Image credit: A Peoples Apothecary by Dimitri Launder
“The role of the artist is to transform society not represent it” Joseph Beuys
Dimitri Launder has an art practice that ranges from socially engaged public planting polemics as Artist Gardener to site responsive performance installations he co-directs with Arbonauts. Here, he sets out some of his thoughts for Run Riot:
After 17 years designing and building gardens from the back of bicycles I got some interest from the press and the title Artist Gardener. My work dérives between landscape and gallery, community and context. This year CCA Gallery Glasgow commissioned a new work - a signpost towards re-empowering the health and wellbeing of city dwellers.
The installation I have made is called Towards a People's Apothecary: Glasgow. It is a gentle provocation to audience and city planers. The circular mounted print and resin cast botanical elements act as indicators towards my perception of the city as a responsive cosmology, exploring social ailments and diseases through the medicinal plants, histories and contexts of their locality.
“Whatever our nationality, whatever our geography and whatever the grid-iron niceties of our respective maps, our ecology is fecund and fragile, and we benefit from collectively unearthing socially-held lore that can help us relearn the meaning and potential of the symbiosis” Professor Ken Neil, Glasgow School of Art
The plant species featured in this work are a native medicinal plant Ribwort & Common Plantain, both very common opportunist propagators growing in the cracks and crannies of many of Glasgow's parks, wastelands, streets and gardens. With one of their applications as a remedy for regulating blood sugar levels, perhaps a path towards change for Glasgow's morbidly growing obesity crisis lies at it's feet.
This new commission is underpinned by a long-term project I’m currently developing, initiated in partnership with London based organization Arts Catalyst. Titled 'Remedy for a City', the project utilises citywide networks, shared tools and planting propaganda to archive apothecary plants and living memories of remedies. I’v been working with is radical herbalists, city planners, citizen scientists and community gardening groups in developing this work.
“The idea of a holistic ecology, in which botanical remedies are to be found for the very ailments arising from the growth of the city itself, is lucidly expressed by the forms of Launder’s artifacts. Close-up details of medicinal plants ascend as guardians over the city, represented as it is by tiny details on the map ‘below’…The universal lesson for us all: ignorance of, or profligacy with, integrated and finite resources such as these might mean the map fades and the organic overgrows, if we haven’t impeded its survival that is.” Professor Ken Neil, Glasgow School of Art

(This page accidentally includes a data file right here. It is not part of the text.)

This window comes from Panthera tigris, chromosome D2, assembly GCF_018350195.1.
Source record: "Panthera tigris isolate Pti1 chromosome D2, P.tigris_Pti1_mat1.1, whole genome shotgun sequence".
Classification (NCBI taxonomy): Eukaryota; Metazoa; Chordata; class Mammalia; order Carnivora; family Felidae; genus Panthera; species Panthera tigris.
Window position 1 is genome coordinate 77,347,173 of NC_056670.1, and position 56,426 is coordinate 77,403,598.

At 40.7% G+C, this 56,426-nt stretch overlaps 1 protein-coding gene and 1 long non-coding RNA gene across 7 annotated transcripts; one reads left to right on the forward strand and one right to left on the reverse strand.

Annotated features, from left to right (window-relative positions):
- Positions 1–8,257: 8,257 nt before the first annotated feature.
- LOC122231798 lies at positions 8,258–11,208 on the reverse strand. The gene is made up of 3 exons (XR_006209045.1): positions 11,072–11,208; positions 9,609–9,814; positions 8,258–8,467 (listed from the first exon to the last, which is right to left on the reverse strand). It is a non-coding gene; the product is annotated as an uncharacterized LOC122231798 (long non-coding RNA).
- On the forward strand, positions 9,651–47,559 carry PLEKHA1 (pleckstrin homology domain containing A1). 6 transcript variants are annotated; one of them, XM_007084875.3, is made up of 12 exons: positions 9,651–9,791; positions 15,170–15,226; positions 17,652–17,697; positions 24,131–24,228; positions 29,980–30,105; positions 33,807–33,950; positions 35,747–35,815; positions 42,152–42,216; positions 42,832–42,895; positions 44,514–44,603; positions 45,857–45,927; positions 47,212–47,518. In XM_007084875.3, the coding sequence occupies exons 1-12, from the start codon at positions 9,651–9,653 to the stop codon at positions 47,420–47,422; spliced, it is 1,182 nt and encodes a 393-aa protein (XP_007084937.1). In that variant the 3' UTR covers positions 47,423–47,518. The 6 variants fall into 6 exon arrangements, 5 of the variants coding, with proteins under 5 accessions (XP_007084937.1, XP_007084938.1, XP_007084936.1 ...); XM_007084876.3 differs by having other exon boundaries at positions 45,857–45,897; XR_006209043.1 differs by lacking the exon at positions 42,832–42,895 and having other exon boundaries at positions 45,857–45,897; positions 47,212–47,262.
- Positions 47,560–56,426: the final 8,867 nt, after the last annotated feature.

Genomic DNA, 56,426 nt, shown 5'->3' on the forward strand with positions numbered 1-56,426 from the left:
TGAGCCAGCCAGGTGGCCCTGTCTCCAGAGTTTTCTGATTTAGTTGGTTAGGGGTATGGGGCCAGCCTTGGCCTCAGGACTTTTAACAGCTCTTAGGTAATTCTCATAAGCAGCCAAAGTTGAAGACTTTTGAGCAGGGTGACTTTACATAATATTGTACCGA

I make work in the convergence of these concerns and contexts and sometimes they interweave. Helen Galliano my wife and I co-direct Arbonauts. Our 2016 work, The Soaring Sky, was commissioned by Inside Out Dorset Festival for Hengistbury Head. From a graphic score that reflecting on climate change and the bird song of 50 per cent of British migratory birds that pass overhead we created an ethereal, transient solo audience walk along 1km of coastline between sand dunes, sky and sea with local singers. Making the landscape audible we immersed the audience one by one in this national heritage site and site of special scientific interest.
Whilst living in complicated times I am trying to make some sense of my role as an artist. Transforming society is a big ask, and perhaps a more complex task than in Beuy’s era. We all have urgent political and ecological responsibilities to future generations. The only way I can do this is one artwork at a time.
Arbonauts are developing a new work Between the Dog and the Wolf looking at how the manipulation of fear is creating division and tension across Europe and beyond. Between the Dog and the Wolf will premier early 2018 in Shoreditch Town Hall, London and then transpose to Athens later the same year.